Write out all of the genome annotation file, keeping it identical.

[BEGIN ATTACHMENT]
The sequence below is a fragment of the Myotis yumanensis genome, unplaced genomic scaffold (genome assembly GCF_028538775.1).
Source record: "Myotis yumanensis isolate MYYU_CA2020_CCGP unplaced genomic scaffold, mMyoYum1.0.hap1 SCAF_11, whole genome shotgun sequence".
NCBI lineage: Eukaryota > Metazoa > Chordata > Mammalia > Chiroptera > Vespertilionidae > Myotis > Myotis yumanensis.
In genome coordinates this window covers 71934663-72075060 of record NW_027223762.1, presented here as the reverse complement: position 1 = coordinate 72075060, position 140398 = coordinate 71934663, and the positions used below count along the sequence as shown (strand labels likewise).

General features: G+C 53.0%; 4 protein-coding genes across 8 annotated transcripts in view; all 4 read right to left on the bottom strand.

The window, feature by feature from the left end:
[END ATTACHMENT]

The sequence below is a fragment of the Myotis yumanensis genome, unplaced genomic scaffold (genome assembly GCF_028538775.1).
Source record: "Myotis yumanensis isolate MYYU_CA2020_CCGP unplaced genomic scaffold, mMyoYum1.0.hap1 SCAF_11, whole genome shotgun sequence".
NCBI lineage: Eukaryota > Metazoa > Chordata > Mammalia > Chiroptera > Vespertilionidae > Myotis > Myotis yumanensis.
In genome coordinates this window covers 71934663-72075060 of record NW_027223762.1, presented here as the reverse complement: position 1 = coordinate 72075060, position 140398 = coordinate 71934663, and the positions used below count along the sequence as shown (strand labels likewise).

General features: G+C 53.0%; 4 protein-coding genes across 8 annotated transcripts in view; all 4 read right to left on the bottom strand.

The window, feature by feature from the left end: